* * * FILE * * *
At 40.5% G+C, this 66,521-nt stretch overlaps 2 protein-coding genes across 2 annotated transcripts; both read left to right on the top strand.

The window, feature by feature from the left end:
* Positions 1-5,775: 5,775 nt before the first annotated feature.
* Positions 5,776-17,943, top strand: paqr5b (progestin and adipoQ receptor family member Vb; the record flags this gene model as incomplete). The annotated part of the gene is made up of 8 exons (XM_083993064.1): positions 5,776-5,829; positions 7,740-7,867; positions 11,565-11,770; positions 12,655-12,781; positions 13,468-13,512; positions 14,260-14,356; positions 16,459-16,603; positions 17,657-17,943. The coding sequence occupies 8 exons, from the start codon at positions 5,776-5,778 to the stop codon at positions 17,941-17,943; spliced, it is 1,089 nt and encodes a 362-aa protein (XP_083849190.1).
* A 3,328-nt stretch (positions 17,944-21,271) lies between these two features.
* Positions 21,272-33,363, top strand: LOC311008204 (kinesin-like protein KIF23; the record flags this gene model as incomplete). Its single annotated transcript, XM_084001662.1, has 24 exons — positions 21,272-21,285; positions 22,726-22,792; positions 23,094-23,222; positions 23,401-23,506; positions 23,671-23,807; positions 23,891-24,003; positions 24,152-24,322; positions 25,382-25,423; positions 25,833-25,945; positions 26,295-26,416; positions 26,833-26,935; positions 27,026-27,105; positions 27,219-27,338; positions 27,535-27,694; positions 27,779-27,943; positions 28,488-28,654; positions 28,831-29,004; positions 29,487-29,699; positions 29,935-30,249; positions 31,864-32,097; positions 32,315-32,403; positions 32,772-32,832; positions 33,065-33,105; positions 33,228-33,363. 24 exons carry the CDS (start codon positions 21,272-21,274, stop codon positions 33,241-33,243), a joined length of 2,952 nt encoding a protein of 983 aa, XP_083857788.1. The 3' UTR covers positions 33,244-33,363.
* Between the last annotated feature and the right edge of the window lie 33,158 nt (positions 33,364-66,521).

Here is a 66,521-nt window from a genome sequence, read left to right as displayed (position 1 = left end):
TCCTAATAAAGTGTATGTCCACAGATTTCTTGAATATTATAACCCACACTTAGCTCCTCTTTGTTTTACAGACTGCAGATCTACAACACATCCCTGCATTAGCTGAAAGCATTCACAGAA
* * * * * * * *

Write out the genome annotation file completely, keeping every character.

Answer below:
At 40.5% G+C, this 66,521-nt stretch overlaps 2 protein-coding genes across 2 annotated transcripts; both read left to right on the top strand.

The window, feature by feature from the left end:
* Positions 1-5,775: 5,775 nt before the first annotated feature.
* Positions 5,776-17,943, top strand: paqr5b (progestin and adipoQ receptor family member Vb; the record flags this gene model as incomplete). The annotated part of the gene is made up of 8 exons (XM_083993064.1): positions 5,776-5,829; positions 7,740-7,867; positions 11,565-11,770; positions 12,655-12,781; positions 13,468-13,512; positions 14,260-14,356; positions 16,459-16,603; positions 17,657-17,943. The coding sequence occupies 8 exons, from the start codon at positions 5,776-5,778 to the stop codon at positions 17,941-17,943; spliced, it is 1,089 nt and encodes a 362-aa protein (XP_083849190.1).
* A 3,328-nt stretch (positions 17,944-21,271) lies between these two features.
* Positions 21,272-33,363, top strand: LOC311008204 (kinesin-like protein KIF23; the record flags this gene model as incomplete). Its single annotated transcript, XM_084001662.1, has 24 exons — positions 21,272-21,285; positions 22,726-22,792; positions 23,094-23,222; positions 23,401-23,506; positions 23,671-23,807; positions 23,891-24,003; positions 24,152-24,322; positions 25,382-25,423; positions 25,833-25,945; positions 26,295-26,416; positions 26,833-26,935; positions 27,026-27,105; positions 27,219-27,338; positions 27,535-27,694; positions 27,779-27,943; positions 28,488-28,654; positions 28,831-29,004; positions 29,487-29,699; positions 29,935-30,249; positions 31,864-32,097; positions 32,315-32,403; positions 32,772-32,832; positions 33,065-33,105; positions 33,228-33,363. 24 exons carry the CDS (start codon positions 21,272-21,274, stop codon positions 33,241-33,243), a joined length of 2,952 nt encoding a protein of 983 aa, XP_083857788.1. The 3' UTR covers positions 33,244-33,363.
* Between the last annotated feature and the right edge of the window lie 33,158 nt (positions 33,364-66,521).

Here is a 66,521-nt window from a genome sequence, read left to right as displayed (position 1 = left end):
TCCTAATAAAGTGTATGTCCACAGATTTCTTGAATATTATAACCCACACTTAGCTCCTCTTTGTTTTACAGACTGCAGATCTACAACACATCCCTGCATTAGCTGAAAGCATTCACAGAA